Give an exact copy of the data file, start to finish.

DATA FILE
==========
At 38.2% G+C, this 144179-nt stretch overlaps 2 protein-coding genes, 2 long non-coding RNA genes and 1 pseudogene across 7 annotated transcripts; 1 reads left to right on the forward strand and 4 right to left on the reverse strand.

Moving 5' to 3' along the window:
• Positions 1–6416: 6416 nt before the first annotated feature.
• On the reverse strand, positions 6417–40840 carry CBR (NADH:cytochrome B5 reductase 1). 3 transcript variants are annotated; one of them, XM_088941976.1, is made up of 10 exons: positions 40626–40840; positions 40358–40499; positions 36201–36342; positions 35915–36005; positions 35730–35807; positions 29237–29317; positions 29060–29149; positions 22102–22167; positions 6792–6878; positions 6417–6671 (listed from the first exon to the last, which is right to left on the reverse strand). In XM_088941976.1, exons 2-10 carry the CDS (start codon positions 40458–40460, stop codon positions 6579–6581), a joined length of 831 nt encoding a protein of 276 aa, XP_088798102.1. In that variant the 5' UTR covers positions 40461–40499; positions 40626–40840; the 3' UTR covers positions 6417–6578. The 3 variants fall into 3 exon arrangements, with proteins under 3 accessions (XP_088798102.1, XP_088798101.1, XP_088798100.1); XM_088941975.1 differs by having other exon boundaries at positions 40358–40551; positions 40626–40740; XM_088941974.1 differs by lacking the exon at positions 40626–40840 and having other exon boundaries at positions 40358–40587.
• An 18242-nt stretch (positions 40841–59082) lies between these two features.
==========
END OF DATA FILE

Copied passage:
At 38.2% G+C, this 144179-nt stretch overlaps 2 protein-coding genes, 2 long non-coding RNA genes and 1 pseudogene across 7 annotated transcripts; 1 reads left to right on the forward strand and 4 right to left on the reverse strand.

Moving 5' to 3' along the window:
• Positions 1–6416: 6416 nt before the first annotated feature.
• On the reverse strand, positions 6417–40840 carry CBR (NADH:cytochrome B5 reductase 1). 3 transcript variants are annotated; one of them, XM_088941976.1, is made up of 10 exons: positions 40626–40840; positions 40358–40499; positions 36201–36342; positions 35915–36005; positions 35730–35807; positions 29237–29317; positions 29060–29149; positions 22102–22167; positions 6792–6878; positions 6417–6671 (listed from the first exon to the last, which is right to left on the reverse strand). In XM_088941976.1, exons 2-10 carry the CDS (start codon positions 40458–40460, stop codon positions 6579–6581), a joined length of 831 nt encoding a protein of 276 aa, XP_088798102.1. In that variant the 5' UTR covers positions 40461–40499; positions 40626–40840; the 3' UTR covers positions 6417–6578. The 3 variants fall into 3 exon arrangements, with proteins under 3 accessions (XP_088798102.1, XP_088798101.1, XP_088798100.1); XM_088941975.1 differs by having other exon boundaries at positions 40358–40551; positions 40626–40740; XM_088941974.1 differs by lacking the exon at positions 40626–40840 and having other exon boundaries at positions 40358–40587.
• An 18242-nt stretch (positions 40841–59082) lies between these two features.